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Senate Intelligence Committee member Tom Cotton, R-Ark., told "The Story" Monday that the U.S. should break away from the World Health Organization (WHO) and forming a new global agency if the WHO fails to commit to "more transparency and accountability."
Cotton told host Martha MacCallum that at a minimum, WHO Director-General Tedros Ghebreyesus "and his team need to leave the WHO and leave now.
"But if they don't leave and if the WHO doesn't commit itself to more transparency and accountability, then the United States should lead the world's leading countries -- from a scientific standpoint -- to create a new organization that will be a world health organization and not a world politics organization."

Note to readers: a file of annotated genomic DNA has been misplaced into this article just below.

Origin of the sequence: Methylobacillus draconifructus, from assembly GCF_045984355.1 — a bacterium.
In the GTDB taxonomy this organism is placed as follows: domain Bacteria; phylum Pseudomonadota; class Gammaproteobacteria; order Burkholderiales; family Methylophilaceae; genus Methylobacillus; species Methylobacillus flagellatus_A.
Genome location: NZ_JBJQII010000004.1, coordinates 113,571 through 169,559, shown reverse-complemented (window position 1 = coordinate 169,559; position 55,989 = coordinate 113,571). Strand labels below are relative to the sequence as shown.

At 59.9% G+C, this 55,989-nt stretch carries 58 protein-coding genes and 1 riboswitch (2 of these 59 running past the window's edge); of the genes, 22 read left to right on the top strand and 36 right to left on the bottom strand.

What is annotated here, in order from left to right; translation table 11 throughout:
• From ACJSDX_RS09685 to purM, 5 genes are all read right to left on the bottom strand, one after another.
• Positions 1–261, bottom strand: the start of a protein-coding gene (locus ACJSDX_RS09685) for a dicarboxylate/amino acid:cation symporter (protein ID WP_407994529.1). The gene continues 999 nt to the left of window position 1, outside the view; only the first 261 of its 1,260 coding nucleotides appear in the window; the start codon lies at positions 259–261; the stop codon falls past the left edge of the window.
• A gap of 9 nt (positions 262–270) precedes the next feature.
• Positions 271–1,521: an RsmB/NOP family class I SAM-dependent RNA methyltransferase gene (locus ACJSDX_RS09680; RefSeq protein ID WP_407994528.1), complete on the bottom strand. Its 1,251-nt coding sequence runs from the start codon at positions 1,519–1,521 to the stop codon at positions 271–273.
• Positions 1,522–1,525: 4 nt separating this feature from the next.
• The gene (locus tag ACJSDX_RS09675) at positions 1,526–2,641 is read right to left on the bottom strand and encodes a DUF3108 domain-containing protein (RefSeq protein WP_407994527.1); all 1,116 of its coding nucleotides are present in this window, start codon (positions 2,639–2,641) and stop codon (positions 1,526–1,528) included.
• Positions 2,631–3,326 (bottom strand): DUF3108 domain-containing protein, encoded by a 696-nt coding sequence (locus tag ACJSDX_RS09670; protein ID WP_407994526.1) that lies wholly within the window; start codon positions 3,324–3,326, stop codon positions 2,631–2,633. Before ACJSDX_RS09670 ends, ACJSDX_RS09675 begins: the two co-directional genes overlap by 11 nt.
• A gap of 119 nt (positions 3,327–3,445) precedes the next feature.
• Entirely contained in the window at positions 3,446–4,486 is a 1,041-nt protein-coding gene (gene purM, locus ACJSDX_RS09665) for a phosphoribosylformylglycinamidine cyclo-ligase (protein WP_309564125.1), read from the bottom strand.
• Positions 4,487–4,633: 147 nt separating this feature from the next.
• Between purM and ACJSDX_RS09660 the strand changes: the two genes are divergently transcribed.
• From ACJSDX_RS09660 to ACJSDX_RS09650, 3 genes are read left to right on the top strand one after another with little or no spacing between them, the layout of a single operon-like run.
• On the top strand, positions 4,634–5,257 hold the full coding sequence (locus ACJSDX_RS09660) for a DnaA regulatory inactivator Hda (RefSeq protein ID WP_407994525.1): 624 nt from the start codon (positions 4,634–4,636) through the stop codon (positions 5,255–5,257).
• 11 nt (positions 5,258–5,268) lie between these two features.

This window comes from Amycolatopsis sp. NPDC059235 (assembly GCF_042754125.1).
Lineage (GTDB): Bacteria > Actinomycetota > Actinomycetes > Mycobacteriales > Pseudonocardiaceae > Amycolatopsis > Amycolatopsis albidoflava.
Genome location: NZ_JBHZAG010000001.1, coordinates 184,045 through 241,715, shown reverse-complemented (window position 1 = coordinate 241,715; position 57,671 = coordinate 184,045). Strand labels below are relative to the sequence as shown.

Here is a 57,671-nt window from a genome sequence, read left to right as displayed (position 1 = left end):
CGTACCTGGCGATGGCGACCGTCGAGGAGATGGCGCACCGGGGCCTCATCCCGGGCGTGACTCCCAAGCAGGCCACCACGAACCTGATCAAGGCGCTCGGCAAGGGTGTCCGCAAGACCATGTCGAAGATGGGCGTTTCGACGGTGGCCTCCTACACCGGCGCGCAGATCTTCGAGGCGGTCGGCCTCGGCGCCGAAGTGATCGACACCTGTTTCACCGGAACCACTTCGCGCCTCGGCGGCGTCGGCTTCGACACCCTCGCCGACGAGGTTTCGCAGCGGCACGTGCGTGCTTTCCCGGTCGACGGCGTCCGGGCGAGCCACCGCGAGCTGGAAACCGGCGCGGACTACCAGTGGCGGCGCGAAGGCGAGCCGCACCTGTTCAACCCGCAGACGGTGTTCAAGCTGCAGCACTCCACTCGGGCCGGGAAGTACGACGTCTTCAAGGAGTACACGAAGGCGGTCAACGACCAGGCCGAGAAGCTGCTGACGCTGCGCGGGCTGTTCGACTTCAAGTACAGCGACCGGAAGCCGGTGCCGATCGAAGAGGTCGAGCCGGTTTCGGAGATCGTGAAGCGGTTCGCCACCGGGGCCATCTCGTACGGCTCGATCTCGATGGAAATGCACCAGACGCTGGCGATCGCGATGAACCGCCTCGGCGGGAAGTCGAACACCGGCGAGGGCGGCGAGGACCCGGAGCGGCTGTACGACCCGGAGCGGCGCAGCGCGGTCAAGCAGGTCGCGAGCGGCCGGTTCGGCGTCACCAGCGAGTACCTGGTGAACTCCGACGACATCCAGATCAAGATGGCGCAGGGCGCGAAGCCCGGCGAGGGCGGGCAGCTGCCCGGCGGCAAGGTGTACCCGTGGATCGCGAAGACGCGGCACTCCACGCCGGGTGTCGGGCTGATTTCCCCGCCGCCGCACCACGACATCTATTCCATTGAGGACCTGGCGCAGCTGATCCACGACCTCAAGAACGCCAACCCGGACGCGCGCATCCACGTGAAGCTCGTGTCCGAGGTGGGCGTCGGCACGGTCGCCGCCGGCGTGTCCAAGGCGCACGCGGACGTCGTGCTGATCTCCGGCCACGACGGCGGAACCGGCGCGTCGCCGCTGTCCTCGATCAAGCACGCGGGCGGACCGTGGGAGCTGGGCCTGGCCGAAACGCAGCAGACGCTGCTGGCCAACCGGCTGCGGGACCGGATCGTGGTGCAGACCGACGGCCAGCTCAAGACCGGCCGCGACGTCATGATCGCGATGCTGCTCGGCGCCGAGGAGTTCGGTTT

Cotton also criticized the WHO's stance toward Taiwan, calling it an "outrage" that the island nation had been "precluded" from sharing information about its mitigation strategies after becoming one of the first countries to raise concerns about China's early handling of the pandemic.
MacCallum played a clip of WHO Health Emergencies Program Director Dr. Michael Ryan claiming that his office has not yet any evidence linking the coronavirus to a virology laboratory in Wuhan.
"We have not received any data or specific evidence from the U.S. government relating to the purported origin of the virus," Ryan claimed. "From our perspective, this remains speculative. If that data and evidence is available it will be for the United States government to decide whether and when it can be shared."
"It's difficult for the W.H.O. to operate in an information vaccum," Ryan added.
In response, Cotton remarked that it must also be "difficult" for the W.H.O. to receive any clear data from the Chinese Communist Party.